A South African export living in creative epicentre Amsterdam, James Yeats Smith (aka JYS) is a creative director with a wealth of international experience that has shaped his view on the ‘obligation’ brands have to society. Following a recent move from Anomaly to international creative studio Cloudfactory, journalist for the international creative industry Nils Adriaans caught up with JYS to unpack why the world needs more thinking brands.
NA> Why should brands think harder before they speak?
JYS> There’s a lot of terrible advertising in the world. But before there’s terrible advertising, there’s usually a brand adrift without a clear purpose. If a brand doesn’t have an understanding of why it exists, it can’t add value to anyone. And that’s dangerous. That’s when advertising pollutes society. Finding the centre of gravity takes a lot of time, thought and reflection. But once it’s unearthed, meaning always follows.
NA> So when ís a brand valuable?
JYS> Meaningful brands have a higher order to what they do, a reason for being that transcends the simple exchange of goods and services for compensation. Brands that are able to self-examine and understand the relevance they have in people’s lives are worth having around. Ones that don’t, aren’t.
I respect brands that have a point of view on the Zeitgeist – what it is, what it could be, or where it should go. Political malfeasance has dominated culture of late and truth and trust is in short supply. In that respect, The New York Times
has an ironclad purpose and point of view. Danish brand, Bianco, on the other hand, holds up a black mirror to the world with its topical take on the status quo.
NA> That can comes across as rather lofty. What if you’re just selling a 50g bag of crisps?
JYS> You don’t have to save dolphins to have a meaningful purpose. The question is simply why you’re selling crisps. Is it because: a) you love crisps and make the crispiest crisps, b) you hate crisps and want to get rid of them, c) you have mixed feelings about crisps and are re-evaluating your life choices.
Any of these reasons can be the beginnings of a brand purpose as long as it’s true.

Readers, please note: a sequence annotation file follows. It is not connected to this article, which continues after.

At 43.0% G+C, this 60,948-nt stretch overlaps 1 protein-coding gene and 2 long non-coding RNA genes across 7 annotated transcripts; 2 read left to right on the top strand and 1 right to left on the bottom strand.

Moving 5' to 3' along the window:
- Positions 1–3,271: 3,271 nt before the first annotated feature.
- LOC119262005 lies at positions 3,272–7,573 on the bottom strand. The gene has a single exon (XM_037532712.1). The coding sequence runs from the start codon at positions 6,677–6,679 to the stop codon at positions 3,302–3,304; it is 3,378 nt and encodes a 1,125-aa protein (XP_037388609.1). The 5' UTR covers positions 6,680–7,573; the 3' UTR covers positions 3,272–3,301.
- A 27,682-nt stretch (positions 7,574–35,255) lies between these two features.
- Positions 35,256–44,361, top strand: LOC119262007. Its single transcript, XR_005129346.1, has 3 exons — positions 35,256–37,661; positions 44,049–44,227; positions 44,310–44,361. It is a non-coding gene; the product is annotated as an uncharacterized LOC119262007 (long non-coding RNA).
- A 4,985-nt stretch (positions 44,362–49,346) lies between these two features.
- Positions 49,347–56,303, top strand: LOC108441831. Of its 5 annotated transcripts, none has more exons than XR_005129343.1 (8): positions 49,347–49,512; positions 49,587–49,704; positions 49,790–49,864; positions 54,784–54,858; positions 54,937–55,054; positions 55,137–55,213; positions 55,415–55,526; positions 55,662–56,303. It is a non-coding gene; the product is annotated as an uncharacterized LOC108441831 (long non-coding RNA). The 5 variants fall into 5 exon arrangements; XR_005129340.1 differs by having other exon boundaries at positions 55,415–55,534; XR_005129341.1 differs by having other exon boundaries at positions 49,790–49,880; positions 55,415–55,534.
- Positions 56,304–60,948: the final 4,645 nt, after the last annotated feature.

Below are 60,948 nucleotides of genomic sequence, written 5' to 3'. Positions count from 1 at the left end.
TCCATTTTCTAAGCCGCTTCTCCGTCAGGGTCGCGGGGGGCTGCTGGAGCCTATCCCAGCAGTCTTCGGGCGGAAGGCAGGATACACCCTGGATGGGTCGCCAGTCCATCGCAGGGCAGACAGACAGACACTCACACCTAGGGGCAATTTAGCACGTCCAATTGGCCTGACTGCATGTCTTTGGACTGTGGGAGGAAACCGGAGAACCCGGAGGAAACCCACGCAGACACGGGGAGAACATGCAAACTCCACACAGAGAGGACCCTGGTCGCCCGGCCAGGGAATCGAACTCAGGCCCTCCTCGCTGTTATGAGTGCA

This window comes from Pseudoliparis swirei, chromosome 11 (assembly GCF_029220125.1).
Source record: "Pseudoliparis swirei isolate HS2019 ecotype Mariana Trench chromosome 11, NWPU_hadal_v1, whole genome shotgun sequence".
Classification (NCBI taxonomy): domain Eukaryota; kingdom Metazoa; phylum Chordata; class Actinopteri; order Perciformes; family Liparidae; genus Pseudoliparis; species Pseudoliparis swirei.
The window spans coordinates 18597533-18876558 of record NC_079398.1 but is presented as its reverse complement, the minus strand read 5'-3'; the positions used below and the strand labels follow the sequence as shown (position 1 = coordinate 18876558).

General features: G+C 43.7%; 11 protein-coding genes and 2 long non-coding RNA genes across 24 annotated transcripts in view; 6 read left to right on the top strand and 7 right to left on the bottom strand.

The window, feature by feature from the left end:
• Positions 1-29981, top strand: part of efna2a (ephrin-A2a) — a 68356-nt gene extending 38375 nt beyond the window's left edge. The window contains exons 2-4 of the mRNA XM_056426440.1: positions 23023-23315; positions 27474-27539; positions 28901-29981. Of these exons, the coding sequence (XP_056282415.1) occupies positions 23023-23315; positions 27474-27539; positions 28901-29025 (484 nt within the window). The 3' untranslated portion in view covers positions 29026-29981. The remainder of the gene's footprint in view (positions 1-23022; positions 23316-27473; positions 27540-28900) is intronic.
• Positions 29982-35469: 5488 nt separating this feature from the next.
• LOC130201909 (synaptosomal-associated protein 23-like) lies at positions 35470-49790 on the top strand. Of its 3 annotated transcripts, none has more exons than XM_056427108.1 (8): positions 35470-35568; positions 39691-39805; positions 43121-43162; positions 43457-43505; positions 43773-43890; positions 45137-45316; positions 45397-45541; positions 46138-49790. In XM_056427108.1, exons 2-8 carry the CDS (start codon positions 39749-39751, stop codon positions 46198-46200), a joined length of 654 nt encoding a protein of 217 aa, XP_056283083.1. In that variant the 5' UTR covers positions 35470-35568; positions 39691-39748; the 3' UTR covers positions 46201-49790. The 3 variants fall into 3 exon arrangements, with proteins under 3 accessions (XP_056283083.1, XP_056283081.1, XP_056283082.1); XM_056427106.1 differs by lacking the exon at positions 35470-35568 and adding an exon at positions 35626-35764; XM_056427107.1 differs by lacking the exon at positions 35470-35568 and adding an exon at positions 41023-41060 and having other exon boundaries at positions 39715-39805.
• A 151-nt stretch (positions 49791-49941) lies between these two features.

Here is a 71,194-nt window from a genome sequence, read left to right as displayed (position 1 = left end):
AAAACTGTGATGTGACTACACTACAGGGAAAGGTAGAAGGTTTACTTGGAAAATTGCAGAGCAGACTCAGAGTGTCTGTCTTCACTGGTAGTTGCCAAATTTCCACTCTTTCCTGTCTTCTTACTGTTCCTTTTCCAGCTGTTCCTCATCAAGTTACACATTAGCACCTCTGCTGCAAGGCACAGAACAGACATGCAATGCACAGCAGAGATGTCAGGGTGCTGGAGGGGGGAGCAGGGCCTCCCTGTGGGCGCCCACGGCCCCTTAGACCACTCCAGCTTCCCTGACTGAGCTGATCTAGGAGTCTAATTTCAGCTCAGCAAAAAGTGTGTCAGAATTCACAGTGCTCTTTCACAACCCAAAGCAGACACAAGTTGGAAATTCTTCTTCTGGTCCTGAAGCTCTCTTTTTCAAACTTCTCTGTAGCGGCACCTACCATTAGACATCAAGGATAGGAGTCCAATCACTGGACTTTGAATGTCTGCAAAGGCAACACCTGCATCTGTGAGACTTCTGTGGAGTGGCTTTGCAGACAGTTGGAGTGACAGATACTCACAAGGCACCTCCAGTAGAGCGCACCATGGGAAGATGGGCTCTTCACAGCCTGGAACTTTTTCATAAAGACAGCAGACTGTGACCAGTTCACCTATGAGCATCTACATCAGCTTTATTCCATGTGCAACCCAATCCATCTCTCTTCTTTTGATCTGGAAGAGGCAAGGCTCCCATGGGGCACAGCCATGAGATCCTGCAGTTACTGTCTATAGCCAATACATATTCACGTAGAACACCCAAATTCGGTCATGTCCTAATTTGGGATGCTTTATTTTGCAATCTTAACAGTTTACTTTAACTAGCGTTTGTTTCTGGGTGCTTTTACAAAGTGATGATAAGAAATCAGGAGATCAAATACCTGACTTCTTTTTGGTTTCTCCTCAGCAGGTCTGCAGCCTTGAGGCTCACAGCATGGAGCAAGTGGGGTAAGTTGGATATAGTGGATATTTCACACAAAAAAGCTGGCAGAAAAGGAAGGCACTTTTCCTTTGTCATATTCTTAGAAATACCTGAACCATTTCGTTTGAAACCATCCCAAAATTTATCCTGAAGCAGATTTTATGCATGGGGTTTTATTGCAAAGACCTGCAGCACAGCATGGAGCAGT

NA> What’s the role of creative agencies in this equation?
JYS> By definition creative agencies act as proxies / connectors for brands, but the best ones act as agents for the public too. They help hone the reason why a brand exists in a way that is true to its origins, but also in a way that is relevant to people right now. Often brands and their agencies get entangled in a web of analysis and circular logic forgetting that we’re really just speaking to people. People who feel more than they think. Good agencies help brands think, but the best agencies also help them feel.
NA> Give me a few brands that stand for something more…
JYS> I love visiting independent brands and meeting the people who make it happen. I was in Detroit last year and Shinola
made a big impression on me. Their mission is to restore Detroit’s marginalised workforce to some of its former glory, while making exceptionally crafted watches, bicycles and leathery things.
In a similar trend the Hiut Denim Co.
is another beautiful brand that I had the pleasure of experiencing first hand in Cardigan, Wales. They make a damn fine pairs of jeans, while re-tooling local denim craftspeople side-lined by cheap manufacturing.
While those brands are both about putting people back to work, something less high-brow caught my eye that reminded me that laziness
can be a purpose too.
NA> When we spoke earlier, you said: “To provoke thought in others, I need to do a lot of thinking first.” What kind of thinking is that, can you elaborate on that?
JYS> It’s less a kind of thinking and more a process of distillation. Getting to the essence of something takes time.
NA> How much time?
JYS> How long is a piece of string? It changes brief to brief. Sometimes you need a day, a week, a month (or six), sometimes a year.
NA> You also said the thinking will lead to creativity. How do you actually stimulate creativity within yourself?